>

> > Hi All

> >

> > If I am not mistaken, the inverse square law applies. If you double

> > the distance apart, you halve the force.

> > If you clamp a magnet to the table and aproach it with a like pole

> > of a similar magnet you will feel when the forces begin to take

> > effect.

> >

> > magn0mite

> >

> > --- In axialflux@yahoogroups.com, Henry Davis wrote:

> > >

> > > Without going into too many specifics, is there an estimated (a

> > rough

> > > percentage) for loss as the distance from magnet to coil increases?

> > > It must vary with materials but I'm just curious about the typical

> > > magnets and coils used for the homebuilt Hugh P type axial.

> > >

> > > In other words, what's the largest gap where it first begins to

> > produce?

> > >

> > > Henry

> >

> - View SourceThank you for that Greg.HenryOn Jan 14, 2013, at 9:28 AM, g.gibbes wrote:<Snip>

Hi All,

I'm a new member here, glad to join the group. Just thought I could help with this question.

The magnetic flux across the air gap depends on the reluctance of the complete magnetic circuit.

the formula is:

flux = MMF / circuit_reluctance

MMF is fixed according to the magnet grade and thickness. The circuit reluctance depends mainly on how far the magnetic flux has to travel through low permeability material (air, copper and magnet). Interestingly, the permeability of a Neodymium permanent magnet is similar to air.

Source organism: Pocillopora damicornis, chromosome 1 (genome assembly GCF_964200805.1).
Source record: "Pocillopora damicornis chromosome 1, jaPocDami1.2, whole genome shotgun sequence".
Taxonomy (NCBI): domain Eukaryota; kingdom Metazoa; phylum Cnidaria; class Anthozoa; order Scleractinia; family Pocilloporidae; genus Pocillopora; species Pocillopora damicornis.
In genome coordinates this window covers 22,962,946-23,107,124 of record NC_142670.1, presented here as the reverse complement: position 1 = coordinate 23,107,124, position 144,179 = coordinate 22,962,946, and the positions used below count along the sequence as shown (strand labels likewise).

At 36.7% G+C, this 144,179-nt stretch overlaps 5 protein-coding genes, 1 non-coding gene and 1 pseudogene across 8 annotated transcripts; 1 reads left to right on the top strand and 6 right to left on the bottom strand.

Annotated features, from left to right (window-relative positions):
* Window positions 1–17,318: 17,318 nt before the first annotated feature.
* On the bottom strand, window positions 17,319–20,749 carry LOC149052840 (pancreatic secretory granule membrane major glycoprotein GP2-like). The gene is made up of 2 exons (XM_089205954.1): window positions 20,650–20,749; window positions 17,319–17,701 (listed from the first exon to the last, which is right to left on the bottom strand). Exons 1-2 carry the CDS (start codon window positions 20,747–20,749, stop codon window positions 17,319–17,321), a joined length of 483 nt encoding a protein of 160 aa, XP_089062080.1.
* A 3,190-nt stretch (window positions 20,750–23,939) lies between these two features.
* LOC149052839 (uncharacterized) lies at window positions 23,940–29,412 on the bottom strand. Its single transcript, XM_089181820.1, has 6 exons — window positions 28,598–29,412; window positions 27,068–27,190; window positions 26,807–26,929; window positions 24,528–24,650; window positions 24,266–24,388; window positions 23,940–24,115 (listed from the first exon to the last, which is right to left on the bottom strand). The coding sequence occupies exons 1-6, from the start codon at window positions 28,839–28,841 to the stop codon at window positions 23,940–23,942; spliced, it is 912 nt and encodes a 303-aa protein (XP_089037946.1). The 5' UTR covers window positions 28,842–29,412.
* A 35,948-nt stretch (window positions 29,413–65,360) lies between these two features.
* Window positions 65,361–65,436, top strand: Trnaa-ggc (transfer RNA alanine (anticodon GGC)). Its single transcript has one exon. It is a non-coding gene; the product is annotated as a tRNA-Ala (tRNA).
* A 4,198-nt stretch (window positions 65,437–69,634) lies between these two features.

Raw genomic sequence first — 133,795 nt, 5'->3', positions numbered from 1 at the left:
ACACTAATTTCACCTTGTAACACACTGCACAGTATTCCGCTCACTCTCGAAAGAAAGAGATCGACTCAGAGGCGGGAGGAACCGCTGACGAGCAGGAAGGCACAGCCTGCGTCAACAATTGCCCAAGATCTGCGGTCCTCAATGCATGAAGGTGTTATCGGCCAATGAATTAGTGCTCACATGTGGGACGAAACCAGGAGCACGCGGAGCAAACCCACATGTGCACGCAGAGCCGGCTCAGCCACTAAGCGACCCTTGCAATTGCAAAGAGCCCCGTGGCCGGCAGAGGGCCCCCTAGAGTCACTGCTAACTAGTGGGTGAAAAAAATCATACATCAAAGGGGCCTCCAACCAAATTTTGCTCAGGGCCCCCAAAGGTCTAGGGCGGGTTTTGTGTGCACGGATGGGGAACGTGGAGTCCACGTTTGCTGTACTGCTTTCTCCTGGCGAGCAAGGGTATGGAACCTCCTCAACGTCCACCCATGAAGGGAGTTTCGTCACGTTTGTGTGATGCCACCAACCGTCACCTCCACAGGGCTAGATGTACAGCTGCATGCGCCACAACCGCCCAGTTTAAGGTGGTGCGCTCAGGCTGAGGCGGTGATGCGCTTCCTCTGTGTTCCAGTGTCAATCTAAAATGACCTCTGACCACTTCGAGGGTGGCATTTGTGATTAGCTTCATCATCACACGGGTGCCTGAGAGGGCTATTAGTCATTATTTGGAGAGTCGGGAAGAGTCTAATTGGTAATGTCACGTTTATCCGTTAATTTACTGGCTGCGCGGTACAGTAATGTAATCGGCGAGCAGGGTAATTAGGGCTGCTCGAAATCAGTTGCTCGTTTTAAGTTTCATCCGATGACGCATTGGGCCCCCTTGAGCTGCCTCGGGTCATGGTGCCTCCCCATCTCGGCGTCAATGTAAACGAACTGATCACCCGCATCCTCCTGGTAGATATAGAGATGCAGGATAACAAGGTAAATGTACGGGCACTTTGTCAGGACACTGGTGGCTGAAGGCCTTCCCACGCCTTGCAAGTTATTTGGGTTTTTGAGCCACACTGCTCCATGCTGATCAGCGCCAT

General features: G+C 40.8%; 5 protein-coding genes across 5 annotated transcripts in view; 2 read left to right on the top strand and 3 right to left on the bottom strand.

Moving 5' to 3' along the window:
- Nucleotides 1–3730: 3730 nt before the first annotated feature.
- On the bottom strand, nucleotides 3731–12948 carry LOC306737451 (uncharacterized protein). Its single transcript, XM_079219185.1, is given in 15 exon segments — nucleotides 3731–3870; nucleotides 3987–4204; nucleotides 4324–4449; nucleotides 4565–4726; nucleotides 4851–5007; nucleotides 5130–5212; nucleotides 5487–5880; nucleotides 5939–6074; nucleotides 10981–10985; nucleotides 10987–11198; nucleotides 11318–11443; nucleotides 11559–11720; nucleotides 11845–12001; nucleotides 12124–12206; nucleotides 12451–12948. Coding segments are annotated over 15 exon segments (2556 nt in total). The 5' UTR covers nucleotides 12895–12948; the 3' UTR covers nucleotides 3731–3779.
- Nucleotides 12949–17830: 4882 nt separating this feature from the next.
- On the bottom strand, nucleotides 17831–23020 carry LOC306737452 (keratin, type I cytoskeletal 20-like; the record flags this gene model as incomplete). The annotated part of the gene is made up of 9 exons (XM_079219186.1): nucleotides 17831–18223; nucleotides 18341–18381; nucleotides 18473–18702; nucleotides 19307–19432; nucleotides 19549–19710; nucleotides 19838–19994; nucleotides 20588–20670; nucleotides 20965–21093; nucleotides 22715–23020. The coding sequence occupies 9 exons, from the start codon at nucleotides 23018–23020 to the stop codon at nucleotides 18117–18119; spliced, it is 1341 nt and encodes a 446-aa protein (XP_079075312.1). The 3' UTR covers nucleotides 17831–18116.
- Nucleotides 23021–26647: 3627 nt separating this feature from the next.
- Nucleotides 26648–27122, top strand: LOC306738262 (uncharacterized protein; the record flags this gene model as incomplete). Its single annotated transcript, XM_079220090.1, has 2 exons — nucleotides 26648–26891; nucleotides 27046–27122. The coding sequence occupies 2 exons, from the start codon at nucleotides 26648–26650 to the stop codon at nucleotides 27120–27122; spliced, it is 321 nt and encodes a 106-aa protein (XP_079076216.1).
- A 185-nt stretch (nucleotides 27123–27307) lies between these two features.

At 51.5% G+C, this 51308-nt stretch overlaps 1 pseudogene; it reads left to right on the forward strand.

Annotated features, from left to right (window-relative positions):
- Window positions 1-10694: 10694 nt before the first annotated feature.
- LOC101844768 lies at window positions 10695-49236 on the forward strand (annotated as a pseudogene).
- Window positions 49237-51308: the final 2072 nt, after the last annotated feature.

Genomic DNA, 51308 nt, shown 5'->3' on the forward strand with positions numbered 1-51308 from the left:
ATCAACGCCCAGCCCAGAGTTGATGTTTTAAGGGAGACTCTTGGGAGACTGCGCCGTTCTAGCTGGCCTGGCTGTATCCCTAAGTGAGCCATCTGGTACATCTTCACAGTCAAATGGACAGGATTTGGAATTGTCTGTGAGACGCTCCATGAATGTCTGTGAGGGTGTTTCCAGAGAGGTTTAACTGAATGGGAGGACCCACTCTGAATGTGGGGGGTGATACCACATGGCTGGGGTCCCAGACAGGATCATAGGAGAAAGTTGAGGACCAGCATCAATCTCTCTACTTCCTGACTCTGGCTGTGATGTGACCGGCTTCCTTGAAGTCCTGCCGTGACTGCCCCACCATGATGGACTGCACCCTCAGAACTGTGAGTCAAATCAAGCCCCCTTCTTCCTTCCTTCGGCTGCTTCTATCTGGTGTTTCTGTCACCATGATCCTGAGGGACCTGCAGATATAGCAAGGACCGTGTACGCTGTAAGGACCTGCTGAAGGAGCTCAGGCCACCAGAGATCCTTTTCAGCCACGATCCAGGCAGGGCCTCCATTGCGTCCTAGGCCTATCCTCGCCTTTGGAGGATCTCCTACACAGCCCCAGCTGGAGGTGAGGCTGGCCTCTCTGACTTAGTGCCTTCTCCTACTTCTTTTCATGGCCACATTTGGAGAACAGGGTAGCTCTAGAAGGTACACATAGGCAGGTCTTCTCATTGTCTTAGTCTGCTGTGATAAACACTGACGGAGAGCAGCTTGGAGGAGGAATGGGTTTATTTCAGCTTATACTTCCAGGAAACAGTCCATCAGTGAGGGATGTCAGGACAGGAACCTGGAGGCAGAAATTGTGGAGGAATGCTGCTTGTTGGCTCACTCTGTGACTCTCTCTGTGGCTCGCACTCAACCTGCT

So the relationship would be flux = k/g

where "k" is a constant and "g" is the total gap between the iron rotor plates. (not the gap between the magnets).

So for instance, if the magnet on each side is 10mm thick, and the gap between the magnets is initially 10mm, then the total "air" gap is 30mm. If you increase the gap between the magents to 20mm, then the total "air" gap becomes 40mm. The amount of magnetic flux in the this new configuration will be about 30/40 = 75% compared to the initial case.

Therefore the induced voltage (at any given RPM) will be about 75%. (assuming you don't change the number of turns in the stator)

hope this helps,

Greg